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External ODBs
^^^^^^^^^^^^^

The External ODB mechanism makes it possible for Git objects, only
blobs for now though, to be stored in an "external object database"
(External ODB).

An External ODB can be any object store as long as there is an helper
program called an "odb helper" that can communicate with Git to
transfer objects to/from the external odb and to retrieve information
about available objects in the external odb.

Purpose
=======

The purpose of this mechanism is to make possible to handle Git
objects, especially blobs, in much more flexible ways.

Currently Git can store its objects only in the form of loose objects
in separate files or packed objects in a pack file. These existing
object stores cannot be easily optimized for many different kind of
contents.

So the current stores are not flexible enough for some important use
cases like handling really big binary files or handling a really big
number of files that are fetched only as needed. And it is not
realistic to expect that Git could fully natively handle many of such
use cases. Git would need to natively implement different internal
stores which would be a huge burden and which could lead to
re-implement things like HTTP servers, Docker registries or artifact
stores that already exist outside Git.

Furthermore many improvements that are dependent on specific setups
could be implemented in the way Git objects are managed if it was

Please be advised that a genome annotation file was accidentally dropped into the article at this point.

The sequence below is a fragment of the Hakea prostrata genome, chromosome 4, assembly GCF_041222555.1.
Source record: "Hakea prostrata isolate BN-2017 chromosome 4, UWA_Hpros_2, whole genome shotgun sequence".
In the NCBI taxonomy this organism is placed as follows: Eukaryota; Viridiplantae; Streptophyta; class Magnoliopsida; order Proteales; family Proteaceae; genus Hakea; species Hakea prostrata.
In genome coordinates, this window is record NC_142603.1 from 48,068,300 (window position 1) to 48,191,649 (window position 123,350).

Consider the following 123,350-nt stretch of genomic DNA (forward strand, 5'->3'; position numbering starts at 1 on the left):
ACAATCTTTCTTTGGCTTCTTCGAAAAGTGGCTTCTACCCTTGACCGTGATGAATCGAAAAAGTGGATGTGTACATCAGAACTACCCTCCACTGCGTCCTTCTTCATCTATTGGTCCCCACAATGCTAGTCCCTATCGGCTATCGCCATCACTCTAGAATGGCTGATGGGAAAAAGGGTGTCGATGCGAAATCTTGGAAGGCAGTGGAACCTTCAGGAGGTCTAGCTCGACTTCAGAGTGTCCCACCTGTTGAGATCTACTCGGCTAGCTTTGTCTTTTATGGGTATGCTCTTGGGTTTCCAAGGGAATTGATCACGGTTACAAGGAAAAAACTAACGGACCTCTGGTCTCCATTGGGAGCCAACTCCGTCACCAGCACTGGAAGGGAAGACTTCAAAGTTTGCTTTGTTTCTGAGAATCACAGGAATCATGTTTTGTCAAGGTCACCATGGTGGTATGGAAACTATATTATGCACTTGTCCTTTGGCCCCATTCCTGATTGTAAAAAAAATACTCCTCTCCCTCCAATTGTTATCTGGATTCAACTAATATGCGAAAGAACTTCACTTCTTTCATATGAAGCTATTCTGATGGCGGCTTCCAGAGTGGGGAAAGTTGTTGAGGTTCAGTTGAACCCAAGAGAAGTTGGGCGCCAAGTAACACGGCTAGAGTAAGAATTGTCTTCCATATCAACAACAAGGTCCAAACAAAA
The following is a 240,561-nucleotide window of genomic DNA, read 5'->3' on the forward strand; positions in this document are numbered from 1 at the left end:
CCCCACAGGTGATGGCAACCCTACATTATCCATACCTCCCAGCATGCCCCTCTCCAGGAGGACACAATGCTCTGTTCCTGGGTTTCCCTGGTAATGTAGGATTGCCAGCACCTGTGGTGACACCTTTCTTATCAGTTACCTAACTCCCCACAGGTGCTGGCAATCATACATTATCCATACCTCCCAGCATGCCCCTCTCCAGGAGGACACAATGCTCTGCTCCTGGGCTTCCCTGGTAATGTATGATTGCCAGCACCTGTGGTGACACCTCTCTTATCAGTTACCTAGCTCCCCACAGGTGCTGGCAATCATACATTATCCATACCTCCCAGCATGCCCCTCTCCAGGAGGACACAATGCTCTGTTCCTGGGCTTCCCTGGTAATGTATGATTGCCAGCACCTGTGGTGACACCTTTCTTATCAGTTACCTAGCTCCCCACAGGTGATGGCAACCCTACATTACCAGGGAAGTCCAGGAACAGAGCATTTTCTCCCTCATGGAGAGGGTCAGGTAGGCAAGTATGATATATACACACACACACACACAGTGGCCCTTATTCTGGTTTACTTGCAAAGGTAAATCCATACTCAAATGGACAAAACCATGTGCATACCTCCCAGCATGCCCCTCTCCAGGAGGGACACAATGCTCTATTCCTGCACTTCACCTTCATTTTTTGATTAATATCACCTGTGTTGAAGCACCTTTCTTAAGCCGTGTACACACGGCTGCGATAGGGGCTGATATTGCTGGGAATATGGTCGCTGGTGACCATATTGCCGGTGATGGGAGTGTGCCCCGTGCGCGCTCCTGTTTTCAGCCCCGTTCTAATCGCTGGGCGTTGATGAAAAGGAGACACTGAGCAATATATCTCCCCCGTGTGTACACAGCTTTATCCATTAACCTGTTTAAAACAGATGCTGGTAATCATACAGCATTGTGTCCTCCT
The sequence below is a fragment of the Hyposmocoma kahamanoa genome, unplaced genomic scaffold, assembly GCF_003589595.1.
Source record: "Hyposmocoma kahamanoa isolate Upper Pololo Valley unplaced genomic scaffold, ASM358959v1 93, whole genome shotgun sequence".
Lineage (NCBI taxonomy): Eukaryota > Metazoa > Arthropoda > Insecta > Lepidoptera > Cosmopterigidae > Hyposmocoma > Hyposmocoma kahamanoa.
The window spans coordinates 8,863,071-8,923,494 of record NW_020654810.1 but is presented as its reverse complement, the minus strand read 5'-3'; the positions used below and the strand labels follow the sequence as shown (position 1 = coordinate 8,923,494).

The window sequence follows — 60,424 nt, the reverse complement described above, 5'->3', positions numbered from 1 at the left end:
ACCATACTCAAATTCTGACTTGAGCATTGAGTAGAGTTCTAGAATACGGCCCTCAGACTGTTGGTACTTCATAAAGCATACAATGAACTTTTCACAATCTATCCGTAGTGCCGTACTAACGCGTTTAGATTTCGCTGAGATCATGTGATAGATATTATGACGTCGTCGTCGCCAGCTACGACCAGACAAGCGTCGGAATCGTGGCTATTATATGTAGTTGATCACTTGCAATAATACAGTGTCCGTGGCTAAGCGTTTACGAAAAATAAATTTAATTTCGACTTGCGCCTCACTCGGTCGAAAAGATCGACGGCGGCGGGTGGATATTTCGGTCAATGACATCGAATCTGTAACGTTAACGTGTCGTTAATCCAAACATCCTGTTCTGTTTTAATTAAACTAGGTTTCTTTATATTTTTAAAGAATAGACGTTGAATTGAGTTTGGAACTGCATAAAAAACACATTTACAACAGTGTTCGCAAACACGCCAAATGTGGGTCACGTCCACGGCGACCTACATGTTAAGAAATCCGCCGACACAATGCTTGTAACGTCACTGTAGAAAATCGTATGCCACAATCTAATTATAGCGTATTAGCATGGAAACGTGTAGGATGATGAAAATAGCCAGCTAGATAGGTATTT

possible to customize how the Git objects are handled. For example a
restartable clone using the bundle mechanism has often been requested,
but implementing that would go against the current strict rules under
which the Git objects are currently handled.

What Git needs is a mechanism to make it possible to customize in a
lot of different ways how the Git objects are handled. Though this
mechanism should try as much as possible to avoid interfering with the
usual way in which Git handle its objects.

Helpers
=======

ODB helpers are commands that have to be registered using either the
"odb.<odbname>.subprocessCommand" or the "odb.<odbname>.scriptCommand"
config variables.

Registering such a command tells Git that an external odb called
<odbname> exists and that the registered command should be used to
communicate with it.

The communication happens through instructions that are sent by Git
and that the commands should answer. If it makes sense, Git can send
the same instruction to many commands in the order in which they are
configured.

There are 2 kinds of commands. Commands registered using the
"odb.<odbname>.subprocessCommand" config variable are called "process
commands" and the associated mode is called "process mode". Commands
registered using the "odb.<odbname>.scriptCommand" config variables
are called "script commands" and the associated mode is called "script